Dallas Cowboys: A Terrance Williams Retrospective (what we learned)

Terrance Williams, WR, Dallas Cowboys (Photo by Patrick Smith/Getty Images)
Terrance Williams, WR, Dallas Cowboys (Photo by Patrick Smith/Getty Images) /
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Terrance Williams, WR, Dallas Cowboys (Photo by Ronald Martinez/Getty Images)
Terrance Williams, WR, Dallas Cowboys (Photo by Ronald Martinez/Getty Images) /


When Williams entered the league, cornerbacks weren’t actively looking to press him. They likely understood he wasn’t threatening them in off coverage so they played accordingly. Then Williams would beat them in off and then changes naturally occurred.

When he faced press coverage he was generally good. Cornerbacks rarely jammed him at the line of scrimmage so Williams could use his good foot quickness to foot fake his way past the defender. Not all cornerbacks are capable of jamming effectively because jamming incorrectly at the LOS likely leaves you behind the receiver in his stem.

But when he did get jammed, he wasn’t strong enough to play through it quickly. His route stem would be significantly disrupted. When you’re the hot route, you have to be strong enough to play through contact in your stem. Williams would struggle in this department.

In off coverage, he was worse. In off man, he couldn’t attack the leverage of the DB in phase because his acceleration was adequate. When he won against off coverage, he won by manipulating the blindside. When the cornerback is on the boundary and can see him through his peripherals, Williams didn’t have a clear understanding of how to attack his leverage.

In the case above, Romo was attempting a timing through on the curl out and saw Williams was working towards the sideline with limited room. On a cold Sunday night, Williams needed to create more space so he could adjust and not have to play that ball through contact while keeping his feet in bounds. By not being explosive, the cornerback didn’t feel the need to bail a few yards before breaking on the ball.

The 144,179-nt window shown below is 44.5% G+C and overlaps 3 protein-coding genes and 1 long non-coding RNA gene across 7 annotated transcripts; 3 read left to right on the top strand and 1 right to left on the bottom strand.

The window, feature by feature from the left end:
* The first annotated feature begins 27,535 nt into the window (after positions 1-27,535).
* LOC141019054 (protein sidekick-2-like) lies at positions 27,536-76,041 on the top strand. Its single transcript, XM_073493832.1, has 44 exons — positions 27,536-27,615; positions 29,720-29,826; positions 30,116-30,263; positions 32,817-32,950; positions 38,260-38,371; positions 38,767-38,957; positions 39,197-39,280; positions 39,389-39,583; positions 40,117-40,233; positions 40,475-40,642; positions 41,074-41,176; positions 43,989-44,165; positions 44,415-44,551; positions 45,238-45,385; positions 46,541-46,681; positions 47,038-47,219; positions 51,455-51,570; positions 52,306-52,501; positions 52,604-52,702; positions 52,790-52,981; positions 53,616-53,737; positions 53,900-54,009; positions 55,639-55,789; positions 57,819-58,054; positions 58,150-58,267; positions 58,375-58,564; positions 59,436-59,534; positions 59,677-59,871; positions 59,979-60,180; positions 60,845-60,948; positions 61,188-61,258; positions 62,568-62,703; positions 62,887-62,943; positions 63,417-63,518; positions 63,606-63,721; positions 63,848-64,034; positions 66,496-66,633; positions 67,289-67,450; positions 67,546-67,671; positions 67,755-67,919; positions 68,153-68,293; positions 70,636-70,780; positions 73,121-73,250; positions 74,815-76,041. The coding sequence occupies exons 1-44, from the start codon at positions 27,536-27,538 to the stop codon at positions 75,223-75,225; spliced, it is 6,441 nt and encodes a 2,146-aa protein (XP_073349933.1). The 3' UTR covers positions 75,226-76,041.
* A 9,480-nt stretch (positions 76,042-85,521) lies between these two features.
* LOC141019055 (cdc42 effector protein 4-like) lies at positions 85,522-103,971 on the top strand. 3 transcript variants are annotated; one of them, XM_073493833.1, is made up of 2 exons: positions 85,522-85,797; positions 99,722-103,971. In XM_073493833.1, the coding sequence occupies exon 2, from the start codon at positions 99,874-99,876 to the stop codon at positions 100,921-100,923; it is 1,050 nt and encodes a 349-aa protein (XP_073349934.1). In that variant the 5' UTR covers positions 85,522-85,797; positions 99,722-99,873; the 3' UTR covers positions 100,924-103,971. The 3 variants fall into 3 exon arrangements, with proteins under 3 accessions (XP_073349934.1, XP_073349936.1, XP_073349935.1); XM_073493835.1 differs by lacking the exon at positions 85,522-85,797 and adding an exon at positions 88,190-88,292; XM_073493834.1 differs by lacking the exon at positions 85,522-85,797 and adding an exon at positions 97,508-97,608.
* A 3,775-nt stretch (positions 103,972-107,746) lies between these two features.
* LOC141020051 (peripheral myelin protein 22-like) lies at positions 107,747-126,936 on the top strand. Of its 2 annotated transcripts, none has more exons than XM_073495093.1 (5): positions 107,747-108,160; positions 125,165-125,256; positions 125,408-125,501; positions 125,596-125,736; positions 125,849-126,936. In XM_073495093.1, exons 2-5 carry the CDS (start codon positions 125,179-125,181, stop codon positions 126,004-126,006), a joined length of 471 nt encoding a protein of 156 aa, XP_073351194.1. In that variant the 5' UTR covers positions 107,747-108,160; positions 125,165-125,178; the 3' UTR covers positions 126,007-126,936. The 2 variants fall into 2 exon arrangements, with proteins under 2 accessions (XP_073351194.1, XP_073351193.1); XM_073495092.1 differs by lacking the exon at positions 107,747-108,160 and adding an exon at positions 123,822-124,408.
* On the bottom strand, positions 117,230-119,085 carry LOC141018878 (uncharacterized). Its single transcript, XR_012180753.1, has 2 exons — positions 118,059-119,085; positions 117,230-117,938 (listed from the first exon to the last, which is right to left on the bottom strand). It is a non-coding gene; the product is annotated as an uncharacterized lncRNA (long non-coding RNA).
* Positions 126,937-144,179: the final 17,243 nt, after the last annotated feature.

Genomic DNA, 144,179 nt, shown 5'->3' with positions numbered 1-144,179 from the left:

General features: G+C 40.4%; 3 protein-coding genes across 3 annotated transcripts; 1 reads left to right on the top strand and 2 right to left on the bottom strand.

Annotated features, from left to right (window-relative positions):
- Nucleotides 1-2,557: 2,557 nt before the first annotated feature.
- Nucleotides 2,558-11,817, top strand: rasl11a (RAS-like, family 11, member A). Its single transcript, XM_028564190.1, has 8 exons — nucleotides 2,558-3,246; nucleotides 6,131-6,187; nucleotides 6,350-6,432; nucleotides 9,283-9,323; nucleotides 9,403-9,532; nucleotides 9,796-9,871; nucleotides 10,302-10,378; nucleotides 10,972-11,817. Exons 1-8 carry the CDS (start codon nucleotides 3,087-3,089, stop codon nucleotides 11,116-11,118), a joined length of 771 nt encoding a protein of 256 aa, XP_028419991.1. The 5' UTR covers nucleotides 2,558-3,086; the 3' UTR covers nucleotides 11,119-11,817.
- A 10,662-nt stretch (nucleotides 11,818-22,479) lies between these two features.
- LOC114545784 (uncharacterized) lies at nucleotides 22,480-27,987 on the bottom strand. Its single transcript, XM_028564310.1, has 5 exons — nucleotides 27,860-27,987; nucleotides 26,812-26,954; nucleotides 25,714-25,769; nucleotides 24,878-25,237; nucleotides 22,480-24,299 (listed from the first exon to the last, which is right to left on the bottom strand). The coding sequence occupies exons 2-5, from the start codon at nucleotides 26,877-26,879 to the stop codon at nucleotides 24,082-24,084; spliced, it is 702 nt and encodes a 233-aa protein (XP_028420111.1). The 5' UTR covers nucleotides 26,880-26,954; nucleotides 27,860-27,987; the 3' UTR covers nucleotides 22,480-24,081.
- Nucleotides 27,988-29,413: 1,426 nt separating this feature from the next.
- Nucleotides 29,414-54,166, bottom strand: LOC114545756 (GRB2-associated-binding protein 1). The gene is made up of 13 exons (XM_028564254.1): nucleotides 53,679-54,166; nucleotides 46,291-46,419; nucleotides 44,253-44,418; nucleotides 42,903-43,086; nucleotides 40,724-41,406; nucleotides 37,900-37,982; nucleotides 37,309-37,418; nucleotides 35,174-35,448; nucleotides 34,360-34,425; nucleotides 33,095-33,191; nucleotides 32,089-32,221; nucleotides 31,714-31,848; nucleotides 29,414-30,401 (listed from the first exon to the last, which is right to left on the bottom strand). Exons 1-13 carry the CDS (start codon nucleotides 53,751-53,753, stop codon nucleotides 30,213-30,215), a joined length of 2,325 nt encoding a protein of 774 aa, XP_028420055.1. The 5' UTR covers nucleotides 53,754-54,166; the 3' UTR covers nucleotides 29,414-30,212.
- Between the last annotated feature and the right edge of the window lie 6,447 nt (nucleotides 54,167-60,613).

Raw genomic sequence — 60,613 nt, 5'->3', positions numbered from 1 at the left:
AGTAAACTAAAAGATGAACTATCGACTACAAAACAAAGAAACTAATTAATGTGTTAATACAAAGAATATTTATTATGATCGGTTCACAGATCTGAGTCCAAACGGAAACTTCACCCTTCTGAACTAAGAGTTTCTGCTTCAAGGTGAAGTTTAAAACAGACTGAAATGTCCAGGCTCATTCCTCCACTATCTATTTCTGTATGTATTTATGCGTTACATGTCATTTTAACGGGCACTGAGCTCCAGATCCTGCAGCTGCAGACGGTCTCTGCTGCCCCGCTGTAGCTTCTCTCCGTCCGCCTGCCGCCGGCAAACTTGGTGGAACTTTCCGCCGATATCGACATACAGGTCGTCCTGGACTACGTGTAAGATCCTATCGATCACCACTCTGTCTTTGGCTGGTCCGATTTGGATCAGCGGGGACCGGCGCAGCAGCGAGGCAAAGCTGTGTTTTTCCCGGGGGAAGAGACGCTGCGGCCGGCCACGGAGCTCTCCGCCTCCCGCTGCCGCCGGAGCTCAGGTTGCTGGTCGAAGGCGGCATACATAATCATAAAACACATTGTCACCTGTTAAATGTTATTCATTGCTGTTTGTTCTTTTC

Below average manual dexterity with a poor catch radius. Not much else to talk about here…

Adjusting Ability

Oh look we were just talking about this!

Where do I start…  Remember when I brought up Terrance Williams’s hands being incredibly small. Yeah, it pretty significantly impacted this part of his game. Allow me to show you a few clips and let’s see what observations you identify?

In addition to these clips, we remember the 3rd-and-long versus Seattle in 2014 and the final touchdown in the playoff game versus Detroit, also in 2014. Williams has shown the ability to make some ridiculous catches, but there’s a common pattern between all of them. His catch radius is uncomfortably small.

Williams was poor at catching passes below his waist. Most of the passes thrown in his direction were located on the numbers or at his helmet. These facilitate easy body catches and hand catches that don’t require an immense amount of grip strength.

So even though there were plays where Williams would correctly locate the ball and complete 50/50 balls, the passes themselves were incredibly accurate. The number of times this happened really highlights the quarterbacks Williams had the luxury of playing within his career. Good ball tracking and solid body control mean very little if you can’t pluck the ball from the air at different angles.

It’s funny looking at the starting three receivers for the Cowboys right now and seeing, individually, how good they are at the catch point. When Williams was a starter, his catching ability was a tier below Witten, Bryant, and Beasley.

Yards after Catch

By far the most confusing aspect of the former Baylor Bear’s game, his ability to generate yards after the catch. He displayed adequate play strength, adequate play speed, and marginal explosiveness, but he still showed consistent ability to get downfield after the catch especially when targeted over the middle of the field. Surely that doesn’t add up?

Remember when I talked about his mental processing? His ability to see the field? This was a huge reason why he turned tight window completions into big gains. As mentioned before, Williams averaged over 20 yards per catch in his final season in college with his quarterbacks averaging 9.1 yards per attempt. Even in college Williams seemingly understood how to move the ball forward when the ball was in his hand.

Williams knew what angles to take in to avoid contact and had the lateral quickness to execute such runs. Cole Beasley continues to be effective in the same way but Williams is six inches taller. Quite impressive if you think about it!